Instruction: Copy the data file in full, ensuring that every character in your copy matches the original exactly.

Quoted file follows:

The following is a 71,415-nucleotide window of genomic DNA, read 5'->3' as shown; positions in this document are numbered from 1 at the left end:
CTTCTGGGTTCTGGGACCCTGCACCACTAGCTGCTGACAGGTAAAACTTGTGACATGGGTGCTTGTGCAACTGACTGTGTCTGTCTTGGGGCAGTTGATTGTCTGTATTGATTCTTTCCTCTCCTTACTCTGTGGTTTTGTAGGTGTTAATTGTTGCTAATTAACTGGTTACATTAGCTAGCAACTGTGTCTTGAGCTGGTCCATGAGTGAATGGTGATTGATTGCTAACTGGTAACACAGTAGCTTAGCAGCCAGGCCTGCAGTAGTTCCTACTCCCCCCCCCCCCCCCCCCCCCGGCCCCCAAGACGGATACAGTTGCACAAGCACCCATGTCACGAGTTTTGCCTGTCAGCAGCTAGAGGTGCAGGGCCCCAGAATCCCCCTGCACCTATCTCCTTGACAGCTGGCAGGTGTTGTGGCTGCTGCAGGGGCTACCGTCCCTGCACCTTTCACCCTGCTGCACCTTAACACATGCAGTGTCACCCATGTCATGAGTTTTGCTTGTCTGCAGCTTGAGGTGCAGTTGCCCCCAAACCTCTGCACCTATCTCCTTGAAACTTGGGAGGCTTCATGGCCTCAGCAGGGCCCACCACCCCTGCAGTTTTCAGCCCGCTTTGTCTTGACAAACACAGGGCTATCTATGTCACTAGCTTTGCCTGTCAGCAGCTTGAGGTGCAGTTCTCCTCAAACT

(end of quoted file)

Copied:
The following is a 71,415-nucleotide window of genomic DNA, read 5'->3' as shown; positions in this document are numbered from 1 at the left end:
CTTCTGGGTTCTGGGACCCTGCACCACTAGCTGCTGACAGGTAAAACTTGTGACATGGGTGCTTGTGCAACTGACTGTGTCTGTCTTGGGGCAGTTGATTGTCTGTATTGATTCTTTCCTCTCCTTACTCTGTGGTTTTGTAGGTGTTAATTGTTGCTAATTAACTGGTTACATTAGCTAGCAACTGTGTCTTGAGCTGGTCCATGAGTGAATGGTGATTGATTGCTAACTGGTAACACAGTAGCTTAGCAGCCAGGCCTGCAGTAGTTCCTACTCCCCCCCCCCCCCCCCCCCCCGGCCCCCAAGACGGATACAGTTGCACAAGCACCCATGTCACGAGTTTTGCCTGTCAGCAGCTAGAGGTGCAGGGCCCCAGAATCCCCCTGCACCTATCTCCTTGACAGCTGGCAGGTGTTGTGGCTGCTGCAGGGGCTACCGTCCCTGCACCTTTCACCCTGCTGCACCTTAACACATGCAGTGTCACCCATGTCATGAGTTTTGCTTGTCTGCAGCTTGAGGTGCAGTTGCCCCCAAACCTCTGCACCTATCTCCTTGAAACTTGGGAGGCTTCATGGCCTCAGCAGGGCCCACCACCCCTGCAGTTTTCAGCCCGCTTTGTCTTGACAAACACAGGGCTATCTATGTCACTAGCTTTGCCTGTCAGCAGCTTGAGGTGCAGTTCTCCTCAAACT